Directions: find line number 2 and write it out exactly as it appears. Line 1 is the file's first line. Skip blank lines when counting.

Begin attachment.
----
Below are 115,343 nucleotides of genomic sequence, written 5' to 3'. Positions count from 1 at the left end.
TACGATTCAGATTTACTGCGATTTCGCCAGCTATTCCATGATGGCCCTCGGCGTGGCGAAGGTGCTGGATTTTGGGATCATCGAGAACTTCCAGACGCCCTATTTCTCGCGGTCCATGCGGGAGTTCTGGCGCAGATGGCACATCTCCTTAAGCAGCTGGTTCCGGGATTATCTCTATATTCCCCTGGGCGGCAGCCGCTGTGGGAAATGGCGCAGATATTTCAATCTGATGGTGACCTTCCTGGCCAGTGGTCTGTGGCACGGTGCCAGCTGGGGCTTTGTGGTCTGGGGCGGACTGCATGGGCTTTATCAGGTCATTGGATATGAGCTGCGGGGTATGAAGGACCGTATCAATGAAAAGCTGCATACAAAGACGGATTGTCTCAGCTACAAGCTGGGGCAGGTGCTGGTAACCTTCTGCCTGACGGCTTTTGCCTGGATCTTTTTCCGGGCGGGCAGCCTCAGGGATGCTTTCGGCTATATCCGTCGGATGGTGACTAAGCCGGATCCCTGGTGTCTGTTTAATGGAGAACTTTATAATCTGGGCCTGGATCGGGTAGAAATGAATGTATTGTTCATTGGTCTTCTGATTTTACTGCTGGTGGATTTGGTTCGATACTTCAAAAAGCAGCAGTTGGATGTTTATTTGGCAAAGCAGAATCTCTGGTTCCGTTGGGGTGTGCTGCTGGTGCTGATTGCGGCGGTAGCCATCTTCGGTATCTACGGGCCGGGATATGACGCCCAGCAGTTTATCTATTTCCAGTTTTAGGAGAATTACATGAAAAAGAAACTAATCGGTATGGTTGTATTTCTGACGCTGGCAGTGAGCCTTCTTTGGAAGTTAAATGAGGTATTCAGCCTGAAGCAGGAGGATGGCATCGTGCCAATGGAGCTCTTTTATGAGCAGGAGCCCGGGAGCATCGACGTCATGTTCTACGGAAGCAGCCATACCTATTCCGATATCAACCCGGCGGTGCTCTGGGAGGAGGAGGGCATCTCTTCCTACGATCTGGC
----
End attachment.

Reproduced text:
TACGATTCAGATTTACTGCGATTTCGCCAGCTATTCCATGATGGCCCTCGGCGTGGCGAAGGTGCTGGATTTTGGGATCATCGAGAACTTCCAGACGCCCTATTTCTCGCGGTCCATGCGGGAGTTCTGGCGCAGATGGCACATCTCCTTAAGCAGCTGGTTCCGGGATTATCTCTATATTCCCCTGGGCGGCAGCCGCTGTGGGAAATGGCGCAGATATTTCAATCTGATGGTGACCTTCCTGGCCAGTGGTCTGTGGCACGGTGCCAGCTGGGGCTTTGTGGTCTGGGGCGGACTGCATGGGCTTTATCAGGTCATTGGATATGAGCTGCGGGGTATGAAGGACCGTATCAATGAAAAGCTGCATACAAAGACGGATTGTCTCAGCTACAAGCTGGGGCAGGTGCTGGTAACCTTCTGCCTGACGGCTTTTGCCTGGATCTTTTTCCGGGCGGGCAGCCTCAGGGATGCTTTCGGCTATATCCGTCGGATGGTGACTAAGCCGGATCCCTGGTGTCTGTTTAATGGAGAACTTTATAATCTGGGCCTGGATCGGGTAGAAATGAATGTATTGTTCATTGGTCTTCTGATTTTACTGCTGGTGGATTTGGTTCGATACTTCAAAAAGCAGCAGTTGGATGTTTATTTGGCAAAGCAGAATCTCTGGTTCCGTTGGGGTGTGCTGCTGGTGCTGATTGCGGCGGTAGCCATCTTCGGTATCTACGGGCCGGGATATGACGCCCAGCAGTTTATCTATTTCCAGTTTTAGGAGAATTACATGAAAAAGAAACTAATCGGTATGGTTGTATTTCTGACGCTGGCAGTGAGCCTTCTTTGGAAGTTAAATGAGGTATTCAGCCTGAAGCAGGAGGATGGCATCGTGCCAATGGAGCTCTTTTATGAGCAGGAGCCCGGGAGCATCGACGTCATGTTCTACGGAAGCAGCCATACCTATTCCGATATCAACCCGGCGGTGCTCTGGGAGGAGGAGGGCATCTCTTCCTACGATCTGGC